But above all the important thing is to defend respectability and reputation – why, we’ll even defend the reputation of the King of Bohemia, though not that of Isadora Klein or of Baron Gruner. But perhaps things are different in those later stories.
Moonshine versus Fog: Lestrade is here, oddly acting as a sort of private consultant to Alice Turner (is that even legal?), and he has no time for Holmes’s theories. Moonshine, he calls them, prompting the response that moonshine is better than fog. Brighter. You can see by moonshine whereas you get lost in the fog. The regular police, like Lestrade, are often in a fog; it takes Sherlock Holmes to set them right.
And how? By becoming a dog on the scent, embarking on a frenzy of detection at the crime scene, like some Romantic artist caught up in the throes of creation. Is this how Conan Doyle felt writing these stories? There’s animal lust here, anticipating the later animal stories like “The Creeping Man.” Those who think of Sherlock Holmes as a mere detecting machine must not forget this side of him. He is transformed from quiet thinker to Coleridgean poet with flashing eyes, from Dr. Jekyll to Mr. Hyde – but a good Mr. Hyde, using his animal powers for a good cause, much in the nature of the archetypal hero on his journey. So Holmes is the hero after all, and this really is an Adventure?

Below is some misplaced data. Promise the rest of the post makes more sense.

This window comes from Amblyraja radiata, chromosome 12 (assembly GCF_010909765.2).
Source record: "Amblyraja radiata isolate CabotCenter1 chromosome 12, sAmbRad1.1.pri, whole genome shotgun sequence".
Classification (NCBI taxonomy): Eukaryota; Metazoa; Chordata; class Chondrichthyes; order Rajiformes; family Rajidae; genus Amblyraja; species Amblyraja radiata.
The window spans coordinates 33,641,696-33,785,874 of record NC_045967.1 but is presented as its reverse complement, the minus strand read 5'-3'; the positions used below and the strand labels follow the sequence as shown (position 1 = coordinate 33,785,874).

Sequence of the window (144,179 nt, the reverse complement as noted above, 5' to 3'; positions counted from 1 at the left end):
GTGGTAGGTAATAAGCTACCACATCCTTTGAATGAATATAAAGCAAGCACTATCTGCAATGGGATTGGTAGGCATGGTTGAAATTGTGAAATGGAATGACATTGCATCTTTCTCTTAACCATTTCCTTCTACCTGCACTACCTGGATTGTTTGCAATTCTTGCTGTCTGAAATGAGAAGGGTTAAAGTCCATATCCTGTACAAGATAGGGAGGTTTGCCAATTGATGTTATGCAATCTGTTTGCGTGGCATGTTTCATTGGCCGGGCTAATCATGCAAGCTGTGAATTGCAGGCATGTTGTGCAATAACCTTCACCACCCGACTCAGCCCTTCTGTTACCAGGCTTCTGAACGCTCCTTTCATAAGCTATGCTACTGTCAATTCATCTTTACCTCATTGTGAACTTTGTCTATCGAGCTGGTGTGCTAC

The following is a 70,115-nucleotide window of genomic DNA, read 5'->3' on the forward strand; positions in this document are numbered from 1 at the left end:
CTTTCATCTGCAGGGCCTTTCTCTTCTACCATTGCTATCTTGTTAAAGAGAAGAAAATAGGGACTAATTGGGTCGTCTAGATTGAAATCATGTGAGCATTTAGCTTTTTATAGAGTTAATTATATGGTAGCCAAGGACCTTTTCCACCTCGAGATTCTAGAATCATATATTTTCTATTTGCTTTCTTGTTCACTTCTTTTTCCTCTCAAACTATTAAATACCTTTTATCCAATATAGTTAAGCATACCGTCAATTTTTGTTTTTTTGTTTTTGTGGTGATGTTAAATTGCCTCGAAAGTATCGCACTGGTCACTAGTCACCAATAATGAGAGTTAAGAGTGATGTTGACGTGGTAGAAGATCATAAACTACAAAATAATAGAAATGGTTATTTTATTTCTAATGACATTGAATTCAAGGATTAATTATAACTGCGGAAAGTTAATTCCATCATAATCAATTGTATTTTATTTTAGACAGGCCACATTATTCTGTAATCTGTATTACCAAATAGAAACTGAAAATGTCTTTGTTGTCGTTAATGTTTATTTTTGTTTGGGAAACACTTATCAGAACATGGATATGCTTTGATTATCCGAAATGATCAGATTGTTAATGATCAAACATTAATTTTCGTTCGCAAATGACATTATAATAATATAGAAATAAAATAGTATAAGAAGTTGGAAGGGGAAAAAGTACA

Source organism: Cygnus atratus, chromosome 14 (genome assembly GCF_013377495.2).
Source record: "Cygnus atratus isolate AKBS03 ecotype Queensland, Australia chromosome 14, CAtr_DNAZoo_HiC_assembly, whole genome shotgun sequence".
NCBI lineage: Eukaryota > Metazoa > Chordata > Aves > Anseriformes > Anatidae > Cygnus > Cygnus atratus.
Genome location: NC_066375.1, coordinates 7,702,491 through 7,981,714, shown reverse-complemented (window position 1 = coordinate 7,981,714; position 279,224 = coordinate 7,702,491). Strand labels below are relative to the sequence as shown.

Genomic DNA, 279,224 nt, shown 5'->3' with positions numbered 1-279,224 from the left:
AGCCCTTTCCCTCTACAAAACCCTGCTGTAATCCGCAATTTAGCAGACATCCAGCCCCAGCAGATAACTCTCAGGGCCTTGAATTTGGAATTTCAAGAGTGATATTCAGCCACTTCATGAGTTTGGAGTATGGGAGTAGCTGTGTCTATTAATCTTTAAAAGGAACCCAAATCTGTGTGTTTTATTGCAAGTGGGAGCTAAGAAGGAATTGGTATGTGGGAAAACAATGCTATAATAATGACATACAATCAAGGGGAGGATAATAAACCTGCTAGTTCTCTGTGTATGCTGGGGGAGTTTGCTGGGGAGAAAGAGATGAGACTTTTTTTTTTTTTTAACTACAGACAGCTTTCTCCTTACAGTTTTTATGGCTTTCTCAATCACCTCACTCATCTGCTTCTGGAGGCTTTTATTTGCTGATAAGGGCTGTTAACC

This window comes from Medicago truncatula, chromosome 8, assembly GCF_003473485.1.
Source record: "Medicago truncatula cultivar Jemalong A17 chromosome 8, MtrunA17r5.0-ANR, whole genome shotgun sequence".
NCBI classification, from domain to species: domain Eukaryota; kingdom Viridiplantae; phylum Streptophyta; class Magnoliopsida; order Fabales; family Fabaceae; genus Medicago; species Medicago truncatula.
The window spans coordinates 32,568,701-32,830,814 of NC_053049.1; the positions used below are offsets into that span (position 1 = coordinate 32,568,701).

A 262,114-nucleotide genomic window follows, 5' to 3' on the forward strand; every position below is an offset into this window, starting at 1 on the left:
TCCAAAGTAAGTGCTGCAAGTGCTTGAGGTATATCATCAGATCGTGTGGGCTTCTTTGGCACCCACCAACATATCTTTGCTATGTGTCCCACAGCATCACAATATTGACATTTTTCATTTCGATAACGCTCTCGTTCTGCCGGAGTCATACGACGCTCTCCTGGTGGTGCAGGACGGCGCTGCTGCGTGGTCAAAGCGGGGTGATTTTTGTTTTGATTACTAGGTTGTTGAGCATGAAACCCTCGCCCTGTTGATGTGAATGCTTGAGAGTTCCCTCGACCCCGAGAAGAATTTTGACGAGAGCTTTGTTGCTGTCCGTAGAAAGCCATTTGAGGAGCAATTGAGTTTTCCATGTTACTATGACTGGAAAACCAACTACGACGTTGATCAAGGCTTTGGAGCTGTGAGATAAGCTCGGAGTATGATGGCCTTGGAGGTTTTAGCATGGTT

Poor Watson: And if Holmes is the hero, what is Watson? The recorder, the sidekick – and the butt. What do we make of Holmes calling Watson slovenly in his shaving? He called him away, made him get ready in a hurry, and then complains because he doesn’t look right. Well, to be fair, he’s not complaining, just making an example of Watson to prove his superior deductive abilities. I can show you what a great detective I am by explaining why it is you shave so badly. Hmm. Putting one up to put the other down: is that really necessary? Or is it all part of making us Watsons feel unworthy in the presence of the Master? Holmes has a reputation to maintain too, after all, and so what if he does so at the expense of yours?
The son’s just deserts: Why does James feel he deserves to be arrested and blamed for his father’s death? Because he quarrelled with him? Because he’s frustrating his father’s desire for a marriage between James and Alice? Or frustrating his own desire? Because he married that barmaid? For whatever reason, he does get punished in this story, having to endure a trial even though Sherlock Holmes knows he is innocent. Why? Because he is the son of a blackmailer? So much worse to be even the son of a blackmailer than a murderer, it seems. But he does get to marry Alice in the end, and we are left with Sherlock Holmes musing about the tricks of fate, by which, however, he seems to mean the suffering inflicted on old Turner the murderer rather than on James. And Holmes says, “There, but for the grace of God, goes Sherlock Holmes.” As if Holmes has some crimes on his conscience too? Does he have a past that does not bear looking into? Ah, who can tell? But the main thing is: he sympathizes with the murderer. How strange.